By Jasper Lipton




I struggle to think of a garment more romantic than a long coat. That’s Heathcliff romantic, you understand - not You’ve Got Mail romantic. I like the way they move when you walk, I like the way they keep you warm, and I like the way they make you feel as though you’re inside a protective cocoon. Like so many garments, most long coats have their origins in clothing produced for the military. Trench coats, great coats and dusters were, and still are, used for protection from the cold and from the elements, even if they’ve been in civilian circulation for several centuries - staying warm has long been a very human concern. These days, when the weather turns, most people reach for their down jackets - which means there’s no easier way to go from “normal dude” to “normal dude who has a pretty cool coat.”

There’s also no easier way to go from “normal looking dude” to “probable serial killer.” I was not-quite-twelve when Eric Harris and Dylan Klebold murdered thirteen people and injured twenty-one more at Columbine High School. I remember sitting on the floor in front of our couch while my family - like every other family in Colorado - watched the news with a horror that, as a largely unconcerned 11-year old, I didn’t quite understand. Now I live only a few blocks from the movie theater in Aurora where, in 2012, James Holmes killed twelve more at a midnight movie showing.

Cultural panic followed the Columbine shooting. The “Trench Coat Mafia” became a buzzword overnight, and fingers were pointed at everyone from Neo to Marilyn Manson. In schools, trench coats and “goth” accessories were banned or confiscated. Although the fear and anger was largely misdirected - perhaps “without direction” is a better term - it was also understandable. Clothing, along with a whole host of other visual cues, has connotations that are constantly evolving, connotations that are difficult for us to ignore. Where once it suggested Byronic mystery or clean-cut military trustworthiness, the trench coat became - at least on the public buses I rode - cause for nervous glances and the occasional swapped seat.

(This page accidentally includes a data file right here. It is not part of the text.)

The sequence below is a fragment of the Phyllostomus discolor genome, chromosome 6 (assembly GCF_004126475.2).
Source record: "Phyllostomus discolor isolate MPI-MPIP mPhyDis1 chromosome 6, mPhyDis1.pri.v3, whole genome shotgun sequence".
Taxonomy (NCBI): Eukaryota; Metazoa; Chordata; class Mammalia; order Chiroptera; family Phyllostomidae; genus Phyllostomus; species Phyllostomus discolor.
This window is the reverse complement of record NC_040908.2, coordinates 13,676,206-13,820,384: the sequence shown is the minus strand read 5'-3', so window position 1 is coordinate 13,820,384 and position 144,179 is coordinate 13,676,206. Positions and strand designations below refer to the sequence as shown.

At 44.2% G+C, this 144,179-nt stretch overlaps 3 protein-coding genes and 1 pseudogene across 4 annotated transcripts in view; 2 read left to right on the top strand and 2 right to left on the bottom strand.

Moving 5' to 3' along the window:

Almost sixteen years after Columbine, it’s still unlikely I’ll ever hang a full-length black coat in my closet. Even if I often enjoy subversive garments, even if I often enjoy things that are just on the tasteful side of creepy, Columbine and Aurora loom large in Colorado’s collective subconscious and in my own memories. My desire to look like a down-on-his-luck space pirate doesn’t outweigh other people’s desire to not feel as though they’re in the same room as a murderer - even if I’m imagining their discomfort.

Of course, long coats are useful for the same reason they’re sometimes menacing. They hide the body - cover it completely - along with whatever else you’ve got going on underneath (usually more clothing, but I accept that some folks are more adventurous than I am). They’re warm, they often have an acceptable number of pockets (space pirates are big on pockets), and they look rad as fuck. You want to look like a dude who might show up on The Sartorialist and not even care if he did? Then you want a Casentino overcoat. Male escort from the future? Haider Ackermann’s got you covered, head-to-toe. Japanese gardener-slash-space mechanic? Look no further than one of Blue Blue Japan’s workshop-ready offerings. And, should you wish to channel the Wanderer Above the Sea of Fog, Paul Harnden is one of many makers you might enjoy.

I’m by no means telling you not to wear a black coat. Just scroll through our Streetwear “What are you wearing today” thread, or even through our Yohji Yamamoto thread, and you’ll see a whole host of people who look beyond great in them. I don’t think they look like school shooters, and I don’t think the people around them think they’re school shooters either. I think they look fantastic. I think they look comfortable. And that’s the important bit: a long coat, like everything else in your closet, can make you The Man With No Name, can make you Rick Blaine, can make you Rick Deckard - but only if you’re happy with the way you feel in it. Clothing doesn’t exist independent from social context or from mental context, and for me that means I’ll probably continue to wear 3/4-length coats in colors that aren’t black.